“Even though it’s the day after the official Spring Equinox, people can still watch the sun set down the center of the Gap opening,” said Nancy Dalton, interpretive guide and secretary for the Parowan Heritage Foundation which hosts the event.
The evening event will start with a guided interpretive walk through the narrow Gap opening, which will include how the Gap was formed and interpretation of several solar and lunar calendar petroglyphs. At 7 p.m. the group will walk four-tenths of a mile along the paved road to the trail to the Equinox carins (a rock pile monument). From there the group will hike two-tenths of mile up to the Equinox carins. With dry weather conditions and fragile vegetation, all those who can walk to the carins are encourage to do so.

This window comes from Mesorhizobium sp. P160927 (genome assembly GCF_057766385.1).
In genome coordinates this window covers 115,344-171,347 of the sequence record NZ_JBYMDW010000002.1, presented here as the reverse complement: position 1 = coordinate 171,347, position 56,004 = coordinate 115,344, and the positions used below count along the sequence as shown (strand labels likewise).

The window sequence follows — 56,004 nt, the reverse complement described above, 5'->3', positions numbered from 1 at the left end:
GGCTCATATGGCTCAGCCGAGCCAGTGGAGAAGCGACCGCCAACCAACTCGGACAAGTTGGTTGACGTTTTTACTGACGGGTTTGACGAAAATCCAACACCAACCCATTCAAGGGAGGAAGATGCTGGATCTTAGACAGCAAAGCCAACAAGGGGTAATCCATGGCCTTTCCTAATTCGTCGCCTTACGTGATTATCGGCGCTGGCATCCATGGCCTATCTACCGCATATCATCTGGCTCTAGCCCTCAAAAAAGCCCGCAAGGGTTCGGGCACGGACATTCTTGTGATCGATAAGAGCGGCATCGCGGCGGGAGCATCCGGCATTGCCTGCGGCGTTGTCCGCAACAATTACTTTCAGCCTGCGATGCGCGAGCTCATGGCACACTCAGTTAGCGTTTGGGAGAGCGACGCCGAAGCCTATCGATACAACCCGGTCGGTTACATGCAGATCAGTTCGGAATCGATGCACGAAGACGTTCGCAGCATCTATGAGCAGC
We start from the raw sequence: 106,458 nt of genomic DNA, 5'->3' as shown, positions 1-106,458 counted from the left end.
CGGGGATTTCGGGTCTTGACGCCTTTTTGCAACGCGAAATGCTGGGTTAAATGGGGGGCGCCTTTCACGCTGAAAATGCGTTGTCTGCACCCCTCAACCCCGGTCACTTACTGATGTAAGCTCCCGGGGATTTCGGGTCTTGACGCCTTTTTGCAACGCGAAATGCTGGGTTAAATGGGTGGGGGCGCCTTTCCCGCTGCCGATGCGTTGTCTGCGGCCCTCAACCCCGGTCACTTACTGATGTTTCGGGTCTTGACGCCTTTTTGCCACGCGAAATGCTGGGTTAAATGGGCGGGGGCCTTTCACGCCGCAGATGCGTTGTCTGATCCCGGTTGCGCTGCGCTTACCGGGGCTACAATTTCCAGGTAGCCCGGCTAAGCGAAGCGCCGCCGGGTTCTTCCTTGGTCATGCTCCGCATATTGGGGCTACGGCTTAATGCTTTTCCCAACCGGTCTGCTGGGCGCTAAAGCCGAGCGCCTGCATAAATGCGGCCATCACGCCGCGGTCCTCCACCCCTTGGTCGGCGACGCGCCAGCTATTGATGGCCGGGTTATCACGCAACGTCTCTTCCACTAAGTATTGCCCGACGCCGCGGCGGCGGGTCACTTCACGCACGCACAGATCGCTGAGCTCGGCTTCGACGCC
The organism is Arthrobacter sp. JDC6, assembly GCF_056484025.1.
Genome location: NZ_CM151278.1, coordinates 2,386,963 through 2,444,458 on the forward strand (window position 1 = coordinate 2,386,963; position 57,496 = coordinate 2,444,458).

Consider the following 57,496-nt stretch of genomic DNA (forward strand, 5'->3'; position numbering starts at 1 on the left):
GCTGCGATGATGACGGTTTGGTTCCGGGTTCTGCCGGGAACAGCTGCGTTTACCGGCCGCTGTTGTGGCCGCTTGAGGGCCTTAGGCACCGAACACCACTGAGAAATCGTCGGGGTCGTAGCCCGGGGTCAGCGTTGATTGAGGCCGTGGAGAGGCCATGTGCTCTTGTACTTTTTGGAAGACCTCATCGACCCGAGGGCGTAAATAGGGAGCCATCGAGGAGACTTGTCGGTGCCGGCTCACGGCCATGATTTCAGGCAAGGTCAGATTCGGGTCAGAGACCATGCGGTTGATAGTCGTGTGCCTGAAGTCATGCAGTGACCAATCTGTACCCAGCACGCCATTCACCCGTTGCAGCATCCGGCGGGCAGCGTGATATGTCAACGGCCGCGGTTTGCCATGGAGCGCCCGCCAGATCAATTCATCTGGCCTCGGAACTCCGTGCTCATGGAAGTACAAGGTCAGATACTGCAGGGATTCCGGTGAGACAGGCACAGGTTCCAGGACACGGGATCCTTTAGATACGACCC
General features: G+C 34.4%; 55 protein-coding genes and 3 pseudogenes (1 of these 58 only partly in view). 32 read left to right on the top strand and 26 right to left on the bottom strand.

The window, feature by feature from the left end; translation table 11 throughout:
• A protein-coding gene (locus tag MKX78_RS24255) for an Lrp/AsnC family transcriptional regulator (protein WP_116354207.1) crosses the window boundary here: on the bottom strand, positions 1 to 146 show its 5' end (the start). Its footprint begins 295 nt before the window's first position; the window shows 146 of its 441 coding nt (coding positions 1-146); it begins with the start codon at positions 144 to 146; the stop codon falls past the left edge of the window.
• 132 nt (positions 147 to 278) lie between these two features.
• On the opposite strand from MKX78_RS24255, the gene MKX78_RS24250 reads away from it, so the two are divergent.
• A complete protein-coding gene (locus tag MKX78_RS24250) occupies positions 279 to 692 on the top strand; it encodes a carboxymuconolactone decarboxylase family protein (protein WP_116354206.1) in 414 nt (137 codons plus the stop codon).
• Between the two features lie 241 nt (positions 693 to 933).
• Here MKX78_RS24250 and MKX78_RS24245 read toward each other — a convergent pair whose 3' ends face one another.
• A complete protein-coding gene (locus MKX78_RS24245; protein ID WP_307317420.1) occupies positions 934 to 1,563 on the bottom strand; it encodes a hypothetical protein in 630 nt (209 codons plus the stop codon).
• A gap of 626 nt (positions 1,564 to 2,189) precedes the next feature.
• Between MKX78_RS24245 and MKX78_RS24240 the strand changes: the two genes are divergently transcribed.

“Again, the sun sets down the middle of the Gap, but at a different angle than the Summer Solstice, as the Gap opening is slightly smaller, said Dalton.
Those attending the event are encouraged to wear hiking shoes and dress warm, in case the wind is blowing. “In the Spring, the cold winds blowing through the Gap can cut right through you,” added Dalton.